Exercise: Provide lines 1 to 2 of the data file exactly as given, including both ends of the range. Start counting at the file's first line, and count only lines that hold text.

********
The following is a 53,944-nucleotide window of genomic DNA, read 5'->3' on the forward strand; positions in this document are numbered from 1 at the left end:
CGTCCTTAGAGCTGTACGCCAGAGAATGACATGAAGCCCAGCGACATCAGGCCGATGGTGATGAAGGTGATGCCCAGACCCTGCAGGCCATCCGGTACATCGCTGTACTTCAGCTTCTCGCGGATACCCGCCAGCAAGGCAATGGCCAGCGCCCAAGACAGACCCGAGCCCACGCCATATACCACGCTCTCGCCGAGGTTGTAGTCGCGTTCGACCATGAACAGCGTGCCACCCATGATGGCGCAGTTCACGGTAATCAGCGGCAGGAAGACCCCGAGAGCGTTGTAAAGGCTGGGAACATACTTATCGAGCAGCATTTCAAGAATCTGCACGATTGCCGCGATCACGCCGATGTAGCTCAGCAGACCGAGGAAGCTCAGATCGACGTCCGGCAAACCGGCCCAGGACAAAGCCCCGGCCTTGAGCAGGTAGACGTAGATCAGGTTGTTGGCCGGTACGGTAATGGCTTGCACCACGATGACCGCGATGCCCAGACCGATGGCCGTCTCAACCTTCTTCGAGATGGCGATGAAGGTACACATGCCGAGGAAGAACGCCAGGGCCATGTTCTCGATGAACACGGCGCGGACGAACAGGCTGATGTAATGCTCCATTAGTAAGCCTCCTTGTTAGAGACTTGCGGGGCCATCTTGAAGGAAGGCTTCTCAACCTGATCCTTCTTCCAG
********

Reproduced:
The following is a 53,944-nucleotide window of genomic DNA, read 5'->3' on the forward strand; positions in this document are numbered from 1 at the left end:
CGTCCTTAGAGCTGTACGCCAGAGAATGACATGAAGCCCAGCGACATCAGGCCGATGGTGATGAAGGTGATGCCCAGACCCTGCAGGCCATCCGGTACATCGCTGTACTTCAGCTTCTCGCGGATACCCGCCAGCAAGGCAATGGCCAGCGCCCAAGACAGACCCGAGCCCACGCCATATACCACGCTCTCGCCGAGGTTGTAGTCGCGTTCGACCATGAACAGCGTGCCACCCATGATGGCGCAGTTCACGGTAATCAGCGGCAGGAAGACCCCGAGAGCGTTGTAAAGGCTGGGAACATACTTATCGAGCAGCATTTCAAGAATCTGCACGATTGCCGCGATCACGCCGATGTAGCTCAGCAGACCGAGGAAGCTCAGATCGACGTCCGGCAAACCGGCCCAGGACAAAGCCCCGGCCTTGAGCAGGTAGACGTAGATCAGGTTGTTGGCCGGTACGGTAATGGCTTGCACCACGATGACCGCGATGCCCAGACCGATGGCCGTCTCAACCTTCTTCGAGATGGCGATGAAGGTACACATGCCGAGGAAGAACGCCAGGGCCATGTTCTCGATGAACACGGCGCGGACGAACAGGCTGATGTAATGCTCCATTAGTAAGCCTCCTTGTTAGAGACTTGCGGGGCCATCTTGAAGGAAGGCTTCTCAACCTGATCCTTCTTCCAG